Security the top concern for IoT developers

Security the top concern for IoT developers

Security the top concern for IoT developers
Security the top concern for IoT developers

Interoperability and performance also trouble IoT developers

Security is a major concern for developers overriding other issues such as interoperability and performance, according to a recent survey.

The study of 528 IoT developers, was conducted by the Eclipse IoT Working Group in partnership with the IEEE IoT and the AGILE-IoT research project, found that nearly half (48.3 percent) identified security as their leading concern.  Interoperability and performance were the second and third biggest concerns, with 31.9 percent and 21 percent, respectively.

According to Ian Skerrett, VP of marketing and ecosystem at the Eclipse Foundation, the issue facing IoT developers is one that “needs to be solved”.

“For companies that have deployed a solution today, performance is rising to the third key concern. It is not clear what the performance issues are, but it is something that warrants more investigation,” he said.

The survey also found that nearly half (46 percent) of those polled showed that their company is developing and deploying IoT solutions, and 29 percent said that their company plans to within the next 18 months. This implied that the uptake of IoT technologies is accelerating.

The adoption of HTTP and MQTT as protocols for IoT was also indicated in the survey with 61 percent and 52 percent of survey respondents are stated that they’re using HTTP and MQTT, respectively.

Skerrett said that the success of MQTT is “a testament to IBM’s strategy to standardise MQTT at OASIS and start the Eclipse Paho project. It really is a perfect case study for using open source and open standards to gain broad industry adoption.”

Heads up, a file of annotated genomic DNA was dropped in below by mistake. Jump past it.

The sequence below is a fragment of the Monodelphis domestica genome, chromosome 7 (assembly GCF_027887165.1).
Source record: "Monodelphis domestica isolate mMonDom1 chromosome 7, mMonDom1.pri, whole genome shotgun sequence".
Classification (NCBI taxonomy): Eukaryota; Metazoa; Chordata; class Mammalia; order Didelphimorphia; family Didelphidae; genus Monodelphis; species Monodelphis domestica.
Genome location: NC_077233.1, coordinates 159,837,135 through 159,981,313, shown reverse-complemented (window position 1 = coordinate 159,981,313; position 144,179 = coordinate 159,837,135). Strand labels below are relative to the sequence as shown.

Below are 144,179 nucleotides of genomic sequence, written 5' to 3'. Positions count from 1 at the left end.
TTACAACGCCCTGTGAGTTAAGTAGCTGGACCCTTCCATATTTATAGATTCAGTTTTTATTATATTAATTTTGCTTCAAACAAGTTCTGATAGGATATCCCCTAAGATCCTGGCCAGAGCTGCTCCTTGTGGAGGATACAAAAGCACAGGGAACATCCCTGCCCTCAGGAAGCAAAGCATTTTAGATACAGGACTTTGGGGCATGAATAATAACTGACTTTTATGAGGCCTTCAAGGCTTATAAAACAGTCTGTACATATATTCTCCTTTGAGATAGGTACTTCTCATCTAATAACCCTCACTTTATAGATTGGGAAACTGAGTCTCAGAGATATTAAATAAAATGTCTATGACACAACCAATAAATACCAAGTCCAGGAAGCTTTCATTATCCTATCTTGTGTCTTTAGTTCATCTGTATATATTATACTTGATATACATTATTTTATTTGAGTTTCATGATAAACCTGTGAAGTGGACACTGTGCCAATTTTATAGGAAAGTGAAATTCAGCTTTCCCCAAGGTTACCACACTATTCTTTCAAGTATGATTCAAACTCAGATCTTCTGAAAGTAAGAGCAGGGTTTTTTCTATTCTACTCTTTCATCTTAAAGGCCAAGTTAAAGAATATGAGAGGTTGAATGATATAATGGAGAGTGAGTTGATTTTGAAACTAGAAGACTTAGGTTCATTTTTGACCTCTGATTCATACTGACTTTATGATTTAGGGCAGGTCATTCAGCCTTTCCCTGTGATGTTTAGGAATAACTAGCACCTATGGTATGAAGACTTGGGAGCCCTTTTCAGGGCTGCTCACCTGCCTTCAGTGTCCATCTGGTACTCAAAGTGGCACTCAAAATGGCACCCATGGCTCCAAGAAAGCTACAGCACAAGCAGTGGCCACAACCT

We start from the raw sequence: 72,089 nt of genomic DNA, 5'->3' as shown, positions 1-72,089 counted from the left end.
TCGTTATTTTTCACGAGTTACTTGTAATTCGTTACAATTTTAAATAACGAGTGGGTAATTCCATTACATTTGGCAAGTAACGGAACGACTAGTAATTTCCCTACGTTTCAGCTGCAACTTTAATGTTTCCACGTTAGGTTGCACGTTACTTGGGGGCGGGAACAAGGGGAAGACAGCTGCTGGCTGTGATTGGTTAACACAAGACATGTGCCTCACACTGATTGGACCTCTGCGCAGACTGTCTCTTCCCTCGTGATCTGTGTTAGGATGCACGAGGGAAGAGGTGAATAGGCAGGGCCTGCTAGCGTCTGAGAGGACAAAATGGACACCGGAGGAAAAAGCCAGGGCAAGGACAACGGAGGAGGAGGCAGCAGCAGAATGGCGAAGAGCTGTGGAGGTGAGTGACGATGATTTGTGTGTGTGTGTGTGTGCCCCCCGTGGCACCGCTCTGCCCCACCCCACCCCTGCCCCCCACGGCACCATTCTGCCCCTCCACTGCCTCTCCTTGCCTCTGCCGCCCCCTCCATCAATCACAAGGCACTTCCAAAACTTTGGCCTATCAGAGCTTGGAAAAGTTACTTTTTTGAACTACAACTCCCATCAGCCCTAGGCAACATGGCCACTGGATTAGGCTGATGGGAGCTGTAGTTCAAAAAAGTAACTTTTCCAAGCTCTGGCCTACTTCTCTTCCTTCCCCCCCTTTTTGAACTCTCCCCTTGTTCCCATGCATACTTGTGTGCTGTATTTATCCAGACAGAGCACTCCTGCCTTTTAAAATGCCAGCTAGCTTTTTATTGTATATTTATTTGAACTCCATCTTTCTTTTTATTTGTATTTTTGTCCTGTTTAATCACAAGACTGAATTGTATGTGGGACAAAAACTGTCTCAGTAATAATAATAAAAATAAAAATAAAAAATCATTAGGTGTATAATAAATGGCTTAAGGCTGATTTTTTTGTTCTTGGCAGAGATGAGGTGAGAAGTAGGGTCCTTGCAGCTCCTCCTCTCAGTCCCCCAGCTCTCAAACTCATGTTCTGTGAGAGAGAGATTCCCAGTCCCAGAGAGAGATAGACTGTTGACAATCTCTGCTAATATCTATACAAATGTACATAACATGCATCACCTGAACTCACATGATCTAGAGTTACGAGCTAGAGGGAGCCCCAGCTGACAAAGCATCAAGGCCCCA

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Linux the OS for IoT developers

Linux dominates IoT as the OS of choice for developers with 73 percent of IoT developers selecting it to run IoT applications on.  The next more popular section at 23 percent was No OS/Bare metal. The three most popular programming languages for implementing IoT solutions are Java, C and JavaScript.

Cesare Garlati, chief security strategist at prpl Foundation, told Internet of Business that developers can help by actually securing what they are developing.

“There is little hope in securing something that isn’t one’s own, which is what tends to happen once device is finally assembled – the thought is ‘it works, now let’s try to secure it’.”

“Yes, developers need to make sure that what they are creating works, but importantly we need to be moving to a new mindset where we get developers to think “if it isn’t secure, it doesn’t work.”

Kevin Bocek, VP of security strategy and threat intelligence, Venafi, told Internet of Business that wearables and IoT technology presents a huge opportunity to improve the health of people around the world.

“Yet there is a big risk that cyber-attackers could exploit this technology to hold healthcare providers to ransom, and even harm patients. Developers have to make sure that all these connected devices can be trusted and that means making security measures the number one priority,” he said.

Hank Skorny, SVP IoT at Neustar, told Internet of Business that although IoT is already here, the internet was never built with security in mind; ease of use and convenience were paramount.

“We have the opportunity to learn from our mistakes and make security a cornerstone of every IoT device moving forward. From design conception, every IoT device, sensor, and software system needs a multi-tiered security driven approach, including timely patches and updates. Just as important, or perhaps more so, is for security to be an intrinsic part of every network,” he said.

Daryl Miller, VP Engineering at Lantronix, told IoB that interoperability issues need to be thought through from the offset.

“A clear understanding of the use case for a product is essential when it comes to selecting the most appropriate communication means – Ethernet, Wi-Fi, Bluetooth, ZigBee, LORA, SIGFOX or Cellular. And yes, you’ve guessed it, there will be a need to balance connectivity and security needs when making this choice.

“Knowing which devices are compatible with the chosen infrastructure (existing access points, cellular service, frequency bands, platforms, and so forth), and taking regional considerations including regulatory constraints into account will be critical to the success of an IoT deployment,” added Miller.

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